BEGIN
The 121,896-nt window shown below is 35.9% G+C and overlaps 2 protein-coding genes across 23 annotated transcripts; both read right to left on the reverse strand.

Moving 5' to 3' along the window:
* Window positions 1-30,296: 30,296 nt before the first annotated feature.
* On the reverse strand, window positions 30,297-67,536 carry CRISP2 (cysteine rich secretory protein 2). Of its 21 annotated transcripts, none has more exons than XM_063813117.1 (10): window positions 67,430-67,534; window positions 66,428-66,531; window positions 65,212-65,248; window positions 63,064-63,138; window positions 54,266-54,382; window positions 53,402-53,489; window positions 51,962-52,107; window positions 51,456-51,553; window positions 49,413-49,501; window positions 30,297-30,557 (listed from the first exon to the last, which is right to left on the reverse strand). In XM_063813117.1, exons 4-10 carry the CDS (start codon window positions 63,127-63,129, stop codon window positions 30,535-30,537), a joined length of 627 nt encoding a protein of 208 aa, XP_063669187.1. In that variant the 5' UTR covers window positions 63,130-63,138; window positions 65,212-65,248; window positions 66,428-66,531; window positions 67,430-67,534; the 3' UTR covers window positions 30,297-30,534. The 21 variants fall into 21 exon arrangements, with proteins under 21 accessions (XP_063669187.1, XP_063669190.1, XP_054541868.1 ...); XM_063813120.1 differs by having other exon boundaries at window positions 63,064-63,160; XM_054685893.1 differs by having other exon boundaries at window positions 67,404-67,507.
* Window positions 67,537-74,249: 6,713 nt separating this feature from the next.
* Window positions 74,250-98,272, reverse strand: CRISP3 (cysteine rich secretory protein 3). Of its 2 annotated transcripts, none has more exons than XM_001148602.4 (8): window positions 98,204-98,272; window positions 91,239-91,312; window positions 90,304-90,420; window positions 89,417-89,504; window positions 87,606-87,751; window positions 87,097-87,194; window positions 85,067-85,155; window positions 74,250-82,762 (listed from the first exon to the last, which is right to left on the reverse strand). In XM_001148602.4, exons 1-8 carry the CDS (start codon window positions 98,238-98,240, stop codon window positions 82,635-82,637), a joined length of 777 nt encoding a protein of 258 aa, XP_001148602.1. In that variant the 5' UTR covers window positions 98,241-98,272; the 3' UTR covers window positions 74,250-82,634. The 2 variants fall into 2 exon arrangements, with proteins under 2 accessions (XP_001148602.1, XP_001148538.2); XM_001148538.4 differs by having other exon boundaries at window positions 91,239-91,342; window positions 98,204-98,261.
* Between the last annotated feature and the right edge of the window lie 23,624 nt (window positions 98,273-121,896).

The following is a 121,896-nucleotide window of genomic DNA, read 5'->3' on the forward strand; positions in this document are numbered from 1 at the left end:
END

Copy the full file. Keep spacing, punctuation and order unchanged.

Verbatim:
The 121,896-nt window shown below is 35.9% G+C and overlaps 2 protein-coding genes across 23 annotated transcripts; both read right to left on the reverse strand.

Moving 5' to 3' along the window:
* Window positions 1-30,296: 30,296 nt before the first annotated feature.
* On the reverse strand, window positions 30,297-67,536 carry CRISP2 (cysteine rich secretory protein 2). Of its 21 annotated transcripts, none has more exons than XM_063813117.1 (10): window positions 67,430-67,534; window positions 66,428-66,531; window positions 65,212-65,248; window positions 63,064-63,138; window positions 54,266-54,382; window positions 53,402-53,489; window positions 51,962-52,107; window positions 51,456-51,553; window positions 49,413-49,501; window positions 30,297-30,557 (listed from the first exon to the last, which is right to left on the reverse strand). In XM_063813117.1, exons 4-10 carry the CDS (start codon window positions 63,127-63,129, stop codon window positions 30,535-30,537), a joined length of 627 nt encoding a protein of 208 aa, XP_063669187.1. In that variant the 5' UTR covers window positions 63,130-63,138; window positions 65,212-65,248; window positions 66,428-66,531; window positions 67,430-67,534; the 3' UTR covers window positions 30,297-30,534. The 21 variants fall into 21 exon arrangements, with proteins under 21 accessions (XP_063669187.1, XP_063669190.1, XP_054541868.1 ...); XM_063813120.1 differs by having other exon boundaries at window positions 63,064-63,160; XM_054685893.1 differs by having other exon boundaries at window positions 67,404-67,507.
* Window positions 67,537-74,249: 6,713 nt separating this feature from the next.
* Window positions 74,250-98,272, reverse strand: CRISP3 (cysteine rich secretory protein 3). Of its 2 annotated transcripts, none has more exons than XM_001148602.4 (8): window positions 98,204-98,272; window positions 91,239-91,312; window positions 90,304-90,420; window positions 89,417-89,504; window positions 87,606-87,751; window positions 87,097-87,194; window positions 85,067-85,155; window positions 74,250-82,762 (listed from the first exon to the last, which is right to left on the reverse strand). In XM_001148602.4, exons 1-8 carry the CDS (start codon window positions 98,238-98,240, stop codon window positions 82,635-82,637), a joined length of 777 nt encoding a protein of 258 aa, XP_001148602.1. In that variant the 5' UTR covers window positions 98,241-98,272; the 3' UTR covers window positions 74,250-82,634. The 2 variants fall into 2 exon arrangements, with proteins under 2 accessions (XP_001148602.1, XP_001148538.2); XM_001148538.4 differs by having other exon boundaries at window positions 91,239-91,342; window positions 98,204-98,261.
* Between the last annotated feature and the right edge of the window lie 23,624 nt (window positions 98,273-121,896).

The following is a 121,896-nucleotide window of genomic DNA, read 5'->3' on the forward strand; positions in this document are numbered from 1 at the left end: